Tuesday, January 09, 2007

Zeros of scattering amplitudes

Take the combined Veneziano amplitude for four U(1) open string bosonic tachyons, or the Virasoro-Shapiro amplitude for four closed string bosonic tachyons. Write it as a function of s,t,u, the Mandelstam variables.

In both cases, the amplitude factorizes
  • M(s,t,u) = f(s) f(t) f(u)

where the function f(s) is something like

  • f(s) = zeta(s) / zeta(1-s)
  • f(s) = Gamma(s) / Gamma(1-s)

for open string tachyons and closed string tachyons, respectively. I've simplified the linear relations, so "s,t,u" really mean some standardized linear functions of the usual "s,t,u" variables, but the qualitative message is not changed. You see that in both cases,

  • the amplitude factorizes to functions of s,t,u separately
  • the amplitude gets inverted if s,t,u are replaced by 1-s,1-t,1-u

Is that a coincidence? Concerning the first point, the only allowed poles of a four-point function are those that depend on either s, or t, or u, corresponding to particles in the intermediate channels. This would still allow the amplitude to be redefined by an arbitrary exponential

  • M' = M exp(g(s,t,u))

For example, the amplitude could look like a sum of F(s)+F(t)+F(u) that would also inherit poles as functions of s,t,u.

It seems that the function "g" in the exponent is just zero in all cases and the factor from the exponential is one. It is not used. And the amplitude is a product and not a sum. Why? Moreover, the amplitude seems to care about the position of the zeros. This clearly can't work for non-scalar amplitudes. No one has a full authoritative answer here.

Also, the second property, the inversion of the amplitude when s,t,u are mapped to minus themselves (with an additive shift), may be more general. The zeroes of the amplitude may correspond to some "antistates" for physical vertex operators. In 2D CFT, take an operator O without the exp(ipx) factor of dimension D. The derivative of the Lagrangian with respect to O formally has a dimension of 2-D if it exists. Combined with an exp(ipx) factor, it gives a vertex operator of an "antistate". This antistate could still be interpreted as zeroes of the amplitude as a function of s,t,u.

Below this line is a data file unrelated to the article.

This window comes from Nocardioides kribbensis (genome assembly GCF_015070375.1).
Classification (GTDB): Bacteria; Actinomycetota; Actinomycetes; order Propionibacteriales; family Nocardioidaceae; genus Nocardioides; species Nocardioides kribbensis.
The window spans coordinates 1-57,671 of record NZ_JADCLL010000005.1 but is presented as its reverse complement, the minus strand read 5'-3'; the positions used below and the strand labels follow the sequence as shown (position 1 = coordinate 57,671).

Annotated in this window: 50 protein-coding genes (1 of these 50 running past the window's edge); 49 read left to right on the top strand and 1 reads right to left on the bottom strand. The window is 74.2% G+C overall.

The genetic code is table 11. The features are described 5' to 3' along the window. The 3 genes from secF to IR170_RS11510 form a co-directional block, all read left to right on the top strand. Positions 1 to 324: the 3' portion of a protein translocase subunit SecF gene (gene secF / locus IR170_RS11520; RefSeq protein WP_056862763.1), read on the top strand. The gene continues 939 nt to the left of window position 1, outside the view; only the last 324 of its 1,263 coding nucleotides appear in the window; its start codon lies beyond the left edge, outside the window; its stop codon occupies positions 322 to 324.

Four-graviton scattering decreases as exp(-#.S) where S is the entropy of the black hole that you can create in the s-channel and # is a numerical constant of order one. The inversion property explained above would imply that in the unphysical region where s is large and negative while t,u are positive, the amplitude should be exponentially large, exp(+#.S). This simplified Ansatz assumes that the gravitons are scalars. Their spin should only modify the qualitative result by some subleading prefactors.

I wonder whether someone thinks that these results are more general, beyond the tree level amplitudes, and whether there is a conceptual explanation of the factorization and the inversion properties of the four-point functions.

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